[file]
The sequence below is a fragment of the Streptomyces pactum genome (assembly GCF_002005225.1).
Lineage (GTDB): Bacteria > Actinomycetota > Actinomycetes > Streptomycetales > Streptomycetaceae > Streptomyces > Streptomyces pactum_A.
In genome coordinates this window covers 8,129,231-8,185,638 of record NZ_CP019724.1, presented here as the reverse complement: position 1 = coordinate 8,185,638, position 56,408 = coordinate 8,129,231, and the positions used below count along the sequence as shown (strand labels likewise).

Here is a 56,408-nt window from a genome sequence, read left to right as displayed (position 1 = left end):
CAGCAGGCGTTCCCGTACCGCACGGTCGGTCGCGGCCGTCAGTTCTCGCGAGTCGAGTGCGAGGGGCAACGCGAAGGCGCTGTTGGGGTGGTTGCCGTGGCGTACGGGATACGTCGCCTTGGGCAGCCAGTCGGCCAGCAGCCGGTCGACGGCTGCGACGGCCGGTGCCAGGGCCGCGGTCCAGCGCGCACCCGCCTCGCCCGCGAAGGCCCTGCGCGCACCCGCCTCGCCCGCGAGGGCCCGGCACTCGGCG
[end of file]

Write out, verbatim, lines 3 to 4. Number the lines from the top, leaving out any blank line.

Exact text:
In genome coordinates this window covers 8,129,231-8,185,638 of record NZ_CP019724.1, presented here as the reverse complement: position 1 = coordinate 8,185,638, position 56,408 = coordinate 8,129,231, and the positions used below count along the sequence as shown (strand labels likewise).

Here is a 56,408-nt window from a genome sequence, read left to right as displayed (position 1 = left end):